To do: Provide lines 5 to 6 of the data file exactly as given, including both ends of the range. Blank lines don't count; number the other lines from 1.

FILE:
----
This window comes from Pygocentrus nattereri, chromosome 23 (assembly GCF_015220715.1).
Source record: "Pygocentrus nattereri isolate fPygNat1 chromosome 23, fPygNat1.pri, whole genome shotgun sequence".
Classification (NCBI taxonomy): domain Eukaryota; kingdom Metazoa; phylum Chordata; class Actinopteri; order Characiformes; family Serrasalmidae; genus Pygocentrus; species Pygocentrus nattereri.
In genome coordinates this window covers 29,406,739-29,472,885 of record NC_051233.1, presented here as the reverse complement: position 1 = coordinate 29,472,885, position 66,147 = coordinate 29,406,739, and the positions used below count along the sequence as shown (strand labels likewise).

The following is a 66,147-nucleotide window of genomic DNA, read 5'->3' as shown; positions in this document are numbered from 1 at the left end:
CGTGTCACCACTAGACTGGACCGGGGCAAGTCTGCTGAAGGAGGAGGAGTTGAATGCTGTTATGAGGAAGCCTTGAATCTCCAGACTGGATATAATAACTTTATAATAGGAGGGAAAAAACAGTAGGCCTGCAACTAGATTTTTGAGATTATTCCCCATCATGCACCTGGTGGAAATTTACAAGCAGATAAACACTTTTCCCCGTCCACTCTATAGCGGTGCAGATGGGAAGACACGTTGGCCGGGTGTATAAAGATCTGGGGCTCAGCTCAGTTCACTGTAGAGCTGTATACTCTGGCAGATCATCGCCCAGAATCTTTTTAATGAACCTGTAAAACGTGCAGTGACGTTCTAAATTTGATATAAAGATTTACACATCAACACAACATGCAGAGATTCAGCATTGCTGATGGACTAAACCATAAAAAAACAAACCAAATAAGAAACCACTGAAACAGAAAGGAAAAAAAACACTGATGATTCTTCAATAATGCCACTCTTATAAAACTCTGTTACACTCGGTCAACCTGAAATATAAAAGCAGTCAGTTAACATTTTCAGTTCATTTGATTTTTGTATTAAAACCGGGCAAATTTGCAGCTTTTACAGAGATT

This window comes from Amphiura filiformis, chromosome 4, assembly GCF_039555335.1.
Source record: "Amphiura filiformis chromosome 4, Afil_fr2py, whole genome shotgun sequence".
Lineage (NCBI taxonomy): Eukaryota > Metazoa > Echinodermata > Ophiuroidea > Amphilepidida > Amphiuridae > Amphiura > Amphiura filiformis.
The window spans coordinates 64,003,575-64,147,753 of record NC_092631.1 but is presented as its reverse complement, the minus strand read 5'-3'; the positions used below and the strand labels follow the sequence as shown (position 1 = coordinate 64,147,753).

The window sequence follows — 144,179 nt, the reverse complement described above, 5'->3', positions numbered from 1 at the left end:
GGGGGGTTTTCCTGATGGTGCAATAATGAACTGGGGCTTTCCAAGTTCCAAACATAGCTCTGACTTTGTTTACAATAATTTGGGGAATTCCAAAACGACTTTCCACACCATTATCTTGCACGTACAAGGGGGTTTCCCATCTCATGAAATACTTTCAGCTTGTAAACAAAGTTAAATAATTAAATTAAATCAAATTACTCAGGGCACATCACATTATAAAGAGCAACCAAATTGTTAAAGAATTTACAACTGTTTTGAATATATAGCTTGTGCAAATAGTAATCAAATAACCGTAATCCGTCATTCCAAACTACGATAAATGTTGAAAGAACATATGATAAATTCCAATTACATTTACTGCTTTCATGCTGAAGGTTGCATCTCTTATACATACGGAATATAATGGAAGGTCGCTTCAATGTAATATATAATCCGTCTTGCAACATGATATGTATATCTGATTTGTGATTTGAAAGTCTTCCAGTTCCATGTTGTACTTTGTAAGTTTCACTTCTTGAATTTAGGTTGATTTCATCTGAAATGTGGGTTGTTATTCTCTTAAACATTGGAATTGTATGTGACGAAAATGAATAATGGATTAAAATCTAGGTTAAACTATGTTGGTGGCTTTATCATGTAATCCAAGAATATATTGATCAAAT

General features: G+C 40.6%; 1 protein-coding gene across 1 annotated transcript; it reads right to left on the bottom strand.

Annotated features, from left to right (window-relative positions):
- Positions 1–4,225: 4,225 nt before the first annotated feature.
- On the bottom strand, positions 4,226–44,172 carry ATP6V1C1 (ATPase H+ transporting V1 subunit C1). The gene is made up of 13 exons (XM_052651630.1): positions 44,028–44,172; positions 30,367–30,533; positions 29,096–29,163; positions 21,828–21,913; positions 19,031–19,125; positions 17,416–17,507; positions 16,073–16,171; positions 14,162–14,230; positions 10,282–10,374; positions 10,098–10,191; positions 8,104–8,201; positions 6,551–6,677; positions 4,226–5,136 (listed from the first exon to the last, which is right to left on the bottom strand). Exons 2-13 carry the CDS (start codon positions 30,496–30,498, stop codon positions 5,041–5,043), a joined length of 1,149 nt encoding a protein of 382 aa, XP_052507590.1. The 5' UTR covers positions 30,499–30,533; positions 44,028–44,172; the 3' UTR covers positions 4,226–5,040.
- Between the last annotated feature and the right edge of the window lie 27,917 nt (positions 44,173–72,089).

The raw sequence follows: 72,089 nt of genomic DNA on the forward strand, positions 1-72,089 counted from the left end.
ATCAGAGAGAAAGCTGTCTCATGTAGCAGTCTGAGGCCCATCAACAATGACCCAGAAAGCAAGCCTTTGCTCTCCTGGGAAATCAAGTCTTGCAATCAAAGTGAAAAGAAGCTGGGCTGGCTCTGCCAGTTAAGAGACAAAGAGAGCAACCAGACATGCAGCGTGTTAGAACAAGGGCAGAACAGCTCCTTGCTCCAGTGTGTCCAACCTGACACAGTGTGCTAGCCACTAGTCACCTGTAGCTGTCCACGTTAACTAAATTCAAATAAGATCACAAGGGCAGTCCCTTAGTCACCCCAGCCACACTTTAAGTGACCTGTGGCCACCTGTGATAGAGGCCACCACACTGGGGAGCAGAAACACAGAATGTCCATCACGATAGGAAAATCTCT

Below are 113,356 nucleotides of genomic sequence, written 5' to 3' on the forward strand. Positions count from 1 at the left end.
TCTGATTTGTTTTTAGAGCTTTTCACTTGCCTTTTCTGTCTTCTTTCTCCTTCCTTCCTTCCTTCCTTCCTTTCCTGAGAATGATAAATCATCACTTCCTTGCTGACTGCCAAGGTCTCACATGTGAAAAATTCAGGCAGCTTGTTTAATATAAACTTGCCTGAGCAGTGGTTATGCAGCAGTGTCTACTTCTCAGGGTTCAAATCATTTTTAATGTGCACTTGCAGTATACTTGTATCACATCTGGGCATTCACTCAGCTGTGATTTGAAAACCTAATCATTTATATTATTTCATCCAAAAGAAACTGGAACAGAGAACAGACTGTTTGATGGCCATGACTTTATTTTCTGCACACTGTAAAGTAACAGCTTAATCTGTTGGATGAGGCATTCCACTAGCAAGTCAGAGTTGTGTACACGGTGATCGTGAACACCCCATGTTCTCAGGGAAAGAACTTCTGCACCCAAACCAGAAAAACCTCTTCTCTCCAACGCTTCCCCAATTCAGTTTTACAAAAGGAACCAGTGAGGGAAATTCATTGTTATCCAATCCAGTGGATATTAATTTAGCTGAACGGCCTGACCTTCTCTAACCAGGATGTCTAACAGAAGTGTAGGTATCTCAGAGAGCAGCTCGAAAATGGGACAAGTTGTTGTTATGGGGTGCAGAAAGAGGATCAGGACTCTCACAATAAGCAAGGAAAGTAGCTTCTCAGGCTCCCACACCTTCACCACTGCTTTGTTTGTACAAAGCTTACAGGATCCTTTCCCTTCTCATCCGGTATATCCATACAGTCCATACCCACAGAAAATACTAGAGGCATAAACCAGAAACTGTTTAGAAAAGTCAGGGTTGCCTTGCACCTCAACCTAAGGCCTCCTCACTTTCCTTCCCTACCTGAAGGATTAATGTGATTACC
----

The following is a 66,147-nucleotide window of genomic DNA, read 5'->3' as shown; positions in this document are numbered from 1 at the left end:
CGTGTCACCACTAGACTGGACCGGGGCAAGTCTGCTGAAGGAGGAGGAGTTGAATGCTGTTATGAGGAAGCCTTGAATCTCCAGACTGGATATAATAACTTTATAATAGGAGGGAAAAAACAGTAGGCCTGCAACTAGATTTTTGAGATTATTCCCCATCATGCACCTGGTGGAAATTTACAAGCAGATAAACACTTTTCCCCGTCCACTCTATAGCGGTGCAGATGGGAAGACACGTTGGCCGGGTGTATAAAGATCTGGGGCTCAGCTCAGTTCACTGTAGAGCTGTATACTCTGGCAGATCATCGCCCAGAATCTTTTTAATGAACCTGTAAAACGTGCAGTGACGTTCTAAATTTGATATAAAGATTTACACATCAACACAACATGCAGAGATTCAGCATTGCTGATGGACTAAACCATAAAAAAACAAACCAAATAAGAAACCACTGAAACAGAAAGGAAAAAAAACACTGATGATTCTTCAATAATGCCACTCTTATAAAACTCTGTTACACTCGGTCAACCTGAAATATAAAAGCAGTCAGTTAACATTTTCAGTTCATTTGATTTTTGTATTAAAACCGGGCAAATTTGCAGCTTTTACAGAGATT